The Fifth Error of Self-Publishing: Poor File Conversion

If we avoid the first four errors of self-publishing (poor content, cover, title, and editing), we can still ruin our hard work with a poor file conversion. Just because a book looks good in Microsoft Word, doesn’t mean it’s going to convert nicely. Even one conversion error will lower a reader’s esteem for our work; numerous ones will cause them to stop reading altogether.

Here are some conversion errors I’ve encountered with books. These mostly relate to e-books, but I’ve also seen some of them in printed books:

  • Missing paragraph indents: A new paragraph is not indented but is flush left.
  • Errant paragraph marks: A new paragraph starts mid-sentence.
  • Inconsistent paragraphs spacing: Some paragraphs have no space between them, while others have a full line – or more – between them.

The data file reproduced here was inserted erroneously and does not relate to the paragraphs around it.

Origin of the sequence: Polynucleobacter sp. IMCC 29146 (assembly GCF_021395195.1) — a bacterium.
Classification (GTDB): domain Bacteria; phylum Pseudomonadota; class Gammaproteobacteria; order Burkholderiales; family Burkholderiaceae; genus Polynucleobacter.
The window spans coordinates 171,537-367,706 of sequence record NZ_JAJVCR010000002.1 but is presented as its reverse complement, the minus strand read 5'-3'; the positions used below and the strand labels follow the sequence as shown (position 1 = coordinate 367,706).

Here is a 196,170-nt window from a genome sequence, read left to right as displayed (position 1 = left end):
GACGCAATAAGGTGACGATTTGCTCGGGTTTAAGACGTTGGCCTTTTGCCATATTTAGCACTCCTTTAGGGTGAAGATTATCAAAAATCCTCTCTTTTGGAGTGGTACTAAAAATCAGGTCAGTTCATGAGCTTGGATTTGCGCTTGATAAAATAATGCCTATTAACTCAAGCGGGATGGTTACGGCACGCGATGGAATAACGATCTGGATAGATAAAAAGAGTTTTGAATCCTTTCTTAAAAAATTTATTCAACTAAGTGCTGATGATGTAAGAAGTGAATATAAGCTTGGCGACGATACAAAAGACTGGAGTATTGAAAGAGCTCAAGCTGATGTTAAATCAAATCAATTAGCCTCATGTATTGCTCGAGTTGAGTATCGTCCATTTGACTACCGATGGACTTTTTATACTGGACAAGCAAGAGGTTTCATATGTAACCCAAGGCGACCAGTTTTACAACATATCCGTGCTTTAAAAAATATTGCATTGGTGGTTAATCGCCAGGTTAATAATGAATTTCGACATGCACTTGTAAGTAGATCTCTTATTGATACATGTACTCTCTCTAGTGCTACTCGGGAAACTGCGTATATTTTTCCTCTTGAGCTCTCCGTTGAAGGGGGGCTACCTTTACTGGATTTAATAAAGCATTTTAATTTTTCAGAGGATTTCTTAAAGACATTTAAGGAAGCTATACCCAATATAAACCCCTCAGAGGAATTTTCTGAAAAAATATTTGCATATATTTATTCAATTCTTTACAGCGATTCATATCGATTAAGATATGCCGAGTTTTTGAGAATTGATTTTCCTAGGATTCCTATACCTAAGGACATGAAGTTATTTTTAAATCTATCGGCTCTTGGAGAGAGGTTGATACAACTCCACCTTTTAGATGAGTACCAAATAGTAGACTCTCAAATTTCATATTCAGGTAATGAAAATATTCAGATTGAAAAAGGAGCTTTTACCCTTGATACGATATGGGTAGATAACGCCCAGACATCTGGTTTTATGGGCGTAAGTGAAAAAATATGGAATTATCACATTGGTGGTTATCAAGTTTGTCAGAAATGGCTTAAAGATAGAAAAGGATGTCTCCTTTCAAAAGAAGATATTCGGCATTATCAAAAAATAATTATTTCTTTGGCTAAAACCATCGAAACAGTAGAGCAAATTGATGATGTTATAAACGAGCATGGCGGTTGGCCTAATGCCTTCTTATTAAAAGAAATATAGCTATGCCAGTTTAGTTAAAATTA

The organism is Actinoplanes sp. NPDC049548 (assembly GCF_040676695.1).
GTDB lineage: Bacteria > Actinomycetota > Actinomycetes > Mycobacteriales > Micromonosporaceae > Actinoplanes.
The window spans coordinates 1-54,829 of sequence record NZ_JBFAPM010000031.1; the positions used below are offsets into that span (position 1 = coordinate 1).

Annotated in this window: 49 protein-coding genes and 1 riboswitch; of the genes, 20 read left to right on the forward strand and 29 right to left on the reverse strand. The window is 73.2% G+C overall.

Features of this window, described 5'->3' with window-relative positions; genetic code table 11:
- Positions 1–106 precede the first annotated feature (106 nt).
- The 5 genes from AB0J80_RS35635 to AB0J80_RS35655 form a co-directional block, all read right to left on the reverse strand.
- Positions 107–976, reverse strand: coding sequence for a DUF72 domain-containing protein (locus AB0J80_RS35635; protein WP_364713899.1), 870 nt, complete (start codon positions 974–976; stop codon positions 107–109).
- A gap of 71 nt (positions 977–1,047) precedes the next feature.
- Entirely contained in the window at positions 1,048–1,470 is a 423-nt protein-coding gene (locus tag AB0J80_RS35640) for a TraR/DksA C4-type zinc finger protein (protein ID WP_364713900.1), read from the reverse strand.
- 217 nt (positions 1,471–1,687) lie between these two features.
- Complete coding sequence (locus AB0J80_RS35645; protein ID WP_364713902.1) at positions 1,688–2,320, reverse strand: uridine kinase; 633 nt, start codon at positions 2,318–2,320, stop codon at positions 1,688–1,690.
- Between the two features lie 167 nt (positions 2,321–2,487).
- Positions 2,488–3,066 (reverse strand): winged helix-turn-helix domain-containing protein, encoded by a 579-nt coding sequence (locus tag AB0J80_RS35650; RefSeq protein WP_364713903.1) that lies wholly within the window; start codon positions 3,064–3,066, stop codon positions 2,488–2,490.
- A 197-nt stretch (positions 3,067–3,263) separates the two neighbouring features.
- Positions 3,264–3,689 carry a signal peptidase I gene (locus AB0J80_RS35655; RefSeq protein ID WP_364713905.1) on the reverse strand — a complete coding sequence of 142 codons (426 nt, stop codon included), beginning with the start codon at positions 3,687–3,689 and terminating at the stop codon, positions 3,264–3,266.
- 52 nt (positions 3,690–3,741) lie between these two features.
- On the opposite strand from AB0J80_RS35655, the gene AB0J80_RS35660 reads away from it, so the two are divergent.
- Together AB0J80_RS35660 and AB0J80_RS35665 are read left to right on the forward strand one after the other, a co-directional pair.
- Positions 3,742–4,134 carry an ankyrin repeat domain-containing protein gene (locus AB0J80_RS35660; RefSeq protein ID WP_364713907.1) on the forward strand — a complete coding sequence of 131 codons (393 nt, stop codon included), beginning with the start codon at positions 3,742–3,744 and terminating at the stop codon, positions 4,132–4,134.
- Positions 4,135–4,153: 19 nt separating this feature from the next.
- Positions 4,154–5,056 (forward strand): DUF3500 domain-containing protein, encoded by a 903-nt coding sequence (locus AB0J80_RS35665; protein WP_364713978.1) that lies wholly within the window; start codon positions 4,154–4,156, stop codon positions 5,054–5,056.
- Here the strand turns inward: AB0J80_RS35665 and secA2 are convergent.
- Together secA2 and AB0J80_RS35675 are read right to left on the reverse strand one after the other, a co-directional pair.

• Hyphenation problems: A hyphenated word appears in the middle of the line, instead of at the end. Sometimes there is a space after the hyphen.
  • Random font point variations: A sentence, phrase, word, or even letter is larger or smaller than the rest of the text around it.

Many of these errors are more noticeable as we resize text in a reader. Regardless of how careful the file conversion is, we must read (not scan) the converted file to find mistakes. I’ve also noticed a disproportionate number of errors towards the end of books, suggesting that people stopped checking or got in a rush as they neared the end.

Converting a file is tricky and checking the results is tedious, but these are critical steps if we are to produce a quality product.

Peter DeHaan is an author, publisher, and editor. He gives back to the writing community through this blog. Get insider info from his monthly newsletter. Sign up today!

What do you think? Please leave a comment!